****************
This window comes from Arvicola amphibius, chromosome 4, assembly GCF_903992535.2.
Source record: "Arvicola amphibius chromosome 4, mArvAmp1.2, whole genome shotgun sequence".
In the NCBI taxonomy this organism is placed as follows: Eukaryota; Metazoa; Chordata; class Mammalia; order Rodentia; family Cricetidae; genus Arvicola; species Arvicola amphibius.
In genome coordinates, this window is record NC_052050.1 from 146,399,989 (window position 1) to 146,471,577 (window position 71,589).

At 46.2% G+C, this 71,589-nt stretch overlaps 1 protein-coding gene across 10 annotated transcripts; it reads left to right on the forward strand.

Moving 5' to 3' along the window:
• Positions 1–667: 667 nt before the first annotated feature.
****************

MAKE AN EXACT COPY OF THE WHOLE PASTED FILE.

This window comes from Arvicola amphibius, chromosome 4, assembly GCF_903992535.2.
Source record: "Arvicola amphibius chromosome 4, mArvAmp1.2, whole genome shotgun sequence".
In the NCBI taxonomy this organism is placed as follows: Eukaryota; Metazoa; Chordata; class Mammalia; order Rodentia; family Cricetidae; genus Arvicola; species Arvicola amphibius.
In genome coordinates, this window is record NC_052050.1 from 146,399,989 (window position 1) to 146,471,577 (window position 71,589).

At 46.2% G+C, this 71,589-nt stretch overlaps 1 protein-coding gene across 10 annotated transcripts; it reads left to right on the forward strand.

Moving 5' to 3' along the window:
• Positions 1–667: 667 nt before the first annotated feature.